Of course, it isn't about going to war illegally, or about torturing people, or about any of the countless laws that were broken to justify our torture regime...this was about sex...again. I just don't get our priorities in this country.
posted by Chuffy at 11:02 AM on June 22, 2009


Why is it surprising he wouldn't resign? Who turns down free money? Maybe he feels like he got a raw deal and just wants to stick it to 'em.
posted by delmoi at 11:04 AM on June 22, 2009 [1 favorite]


I kind of think committing a felony should immediately stop pay for any government employee.

You'd need to change the Constitution. This is hard-wired.
posted by ROU_Xenophobe at 11:23 AM on June 22, 2009


Chuffy: "This just goes to show how screwed we are in the U.S."

What? As far as I can see, this is procedurally what the law requires for a judicial impeachment. What is your complain about? And please, focus and try not to conflate this with war or torture.
posted by boo_radley at 11:24 AM on June 22, 2009 [1 favorite]


Sexual assault, Chuffy, not just sex.
posted by orrnyereg at 11:34 AM on June 22, 2009


An argument against automatically firing any judge convicted of a felony is that it would make the process of subverting the judicial branch easier. All an abusive government would have to do to get rid of a troublesome judge is convict them of a felony. That's not easy but it's a lot easier and faster than having to wait until the judge is in jail or impeached.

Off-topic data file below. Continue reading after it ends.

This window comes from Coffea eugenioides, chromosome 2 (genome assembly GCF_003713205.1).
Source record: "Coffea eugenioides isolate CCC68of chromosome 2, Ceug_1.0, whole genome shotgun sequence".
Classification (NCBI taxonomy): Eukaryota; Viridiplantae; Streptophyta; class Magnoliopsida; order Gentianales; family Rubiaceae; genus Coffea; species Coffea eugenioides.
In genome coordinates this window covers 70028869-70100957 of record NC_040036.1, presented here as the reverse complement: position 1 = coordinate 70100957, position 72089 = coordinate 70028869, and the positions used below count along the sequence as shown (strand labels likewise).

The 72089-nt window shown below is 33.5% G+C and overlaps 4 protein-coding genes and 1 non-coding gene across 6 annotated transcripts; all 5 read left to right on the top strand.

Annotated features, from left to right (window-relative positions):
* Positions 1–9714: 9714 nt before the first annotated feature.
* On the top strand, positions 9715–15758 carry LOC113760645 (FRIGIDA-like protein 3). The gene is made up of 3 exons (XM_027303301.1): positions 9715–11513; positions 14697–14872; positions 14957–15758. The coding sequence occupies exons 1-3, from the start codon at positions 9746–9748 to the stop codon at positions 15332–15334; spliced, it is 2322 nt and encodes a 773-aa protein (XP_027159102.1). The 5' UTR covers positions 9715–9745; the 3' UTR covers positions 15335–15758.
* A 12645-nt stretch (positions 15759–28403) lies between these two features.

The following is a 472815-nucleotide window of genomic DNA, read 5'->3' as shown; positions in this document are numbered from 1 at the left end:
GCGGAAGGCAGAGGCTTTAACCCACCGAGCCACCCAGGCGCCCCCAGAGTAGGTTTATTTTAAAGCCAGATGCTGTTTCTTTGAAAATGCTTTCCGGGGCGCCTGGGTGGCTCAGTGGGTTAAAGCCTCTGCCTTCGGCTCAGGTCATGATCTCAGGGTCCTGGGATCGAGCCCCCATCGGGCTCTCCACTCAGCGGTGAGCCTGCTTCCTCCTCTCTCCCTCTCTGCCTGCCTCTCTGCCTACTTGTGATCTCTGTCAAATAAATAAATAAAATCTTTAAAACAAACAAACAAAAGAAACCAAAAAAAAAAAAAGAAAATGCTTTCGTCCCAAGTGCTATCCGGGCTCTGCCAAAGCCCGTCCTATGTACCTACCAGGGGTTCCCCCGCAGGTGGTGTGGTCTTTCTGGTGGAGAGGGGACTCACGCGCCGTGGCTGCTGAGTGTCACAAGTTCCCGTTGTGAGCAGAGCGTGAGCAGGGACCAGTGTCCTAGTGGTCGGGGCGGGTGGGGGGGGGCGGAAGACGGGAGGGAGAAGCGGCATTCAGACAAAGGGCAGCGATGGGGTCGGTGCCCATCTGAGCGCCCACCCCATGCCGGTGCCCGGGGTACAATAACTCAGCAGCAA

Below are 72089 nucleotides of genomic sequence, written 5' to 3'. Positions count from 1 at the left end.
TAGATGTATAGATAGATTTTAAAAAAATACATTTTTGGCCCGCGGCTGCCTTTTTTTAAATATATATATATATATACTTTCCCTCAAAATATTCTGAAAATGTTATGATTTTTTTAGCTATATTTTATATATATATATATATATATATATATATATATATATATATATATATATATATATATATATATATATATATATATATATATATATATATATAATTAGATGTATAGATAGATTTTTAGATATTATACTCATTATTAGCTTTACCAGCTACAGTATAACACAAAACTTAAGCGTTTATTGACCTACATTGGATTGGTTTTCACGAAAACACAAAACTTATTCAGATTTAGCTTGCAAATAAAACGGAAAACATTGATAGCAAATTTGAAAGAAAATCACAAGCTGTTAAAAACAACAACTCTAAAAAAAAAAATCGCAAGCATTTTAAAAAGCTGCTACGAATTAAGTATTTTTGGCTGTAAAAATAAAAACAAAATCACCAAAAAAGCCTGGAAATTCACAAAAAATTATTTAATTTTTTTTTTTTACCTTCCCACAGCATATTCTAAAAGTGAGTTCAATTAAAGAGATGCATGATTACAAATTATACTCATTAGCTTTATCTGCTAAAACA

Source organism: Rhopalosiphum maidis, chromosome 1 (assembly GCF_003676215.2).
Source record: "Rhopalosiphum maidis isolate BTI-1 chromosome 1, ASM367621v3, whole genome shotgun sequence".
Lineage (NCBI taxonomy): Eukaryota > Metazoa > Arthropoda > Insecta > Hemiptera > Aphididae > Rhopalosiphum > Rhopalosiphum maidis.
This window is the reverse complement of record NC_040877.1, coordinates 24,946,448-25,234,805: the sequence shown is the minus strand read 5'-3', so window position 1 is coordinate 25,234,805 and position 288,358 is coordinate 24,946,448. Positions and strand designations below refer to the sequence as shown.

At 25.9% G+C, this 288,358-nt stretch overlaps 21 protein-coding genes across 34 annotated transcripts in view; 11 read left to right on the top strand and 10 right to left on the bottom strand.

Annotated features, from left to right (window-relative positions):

posted by rdr at 11:38 AM on June 22, 2009 [3 favorites]


Why is it surprising he wouldn't resign? Who turns down free money?

Tom DeLay, Randy "Duke" Cunningham, Eliot Spitzer, Mark Foley, Bob Livingston, Edward Nottingham . . .
posted by brain_drain at 11:49 AM on June 22, 2009


Nit:
Devens Federal Medical Center in Ayers, MA.

Pick:
Ayer, MA
posted by Kirth Gerson at 12:49 PM on June 22, 2009


FYI: In case anyone ever asks you for a good example of "chutzpah," you can use this.
posted by cerebus19 at 1:14 PM on June 22, 2009


Rep. Adam Schiff (D-Calif.), the chairman of the task force, said there would have been “a stain on the Congress” if it had not acted.

California? I thought the Adam Schiff with an interst in the law was from New York.
posted by googly at 1:29 PM on June 22, 2009


This just goes to show how screwed we are in the U.S.

I'm with boo_radley. To me this looks like "the system working like it's supposed to." And rdr has exactly why we don't have automatic removal of judges who are convicted of felonies. There may be good reasons to believe we in the U.S. are screwed, but this is not one of them.
posted by DevilsAdvocate at 4:22 PM on June 22, 2009 [1 favorite]


Doesn't he get free medical care whilst in the pokey? If he resigns, he probably gets to keep his pension.
posted by JohnnyGunn at 8:02 PM on June 22, 2009


This just goes to show how screwed we are in the U.S., if anyone still lives with the delusion that we're a nation of laws. No way we're getting any torture convictions if it takes this level of Congressional action to impeach a convicted felon...

Actually "this level of Congressional action" is what the Constitution requires.
posted by Slap Factory at 8:30 PM on June 22, 2009 [1 favorite]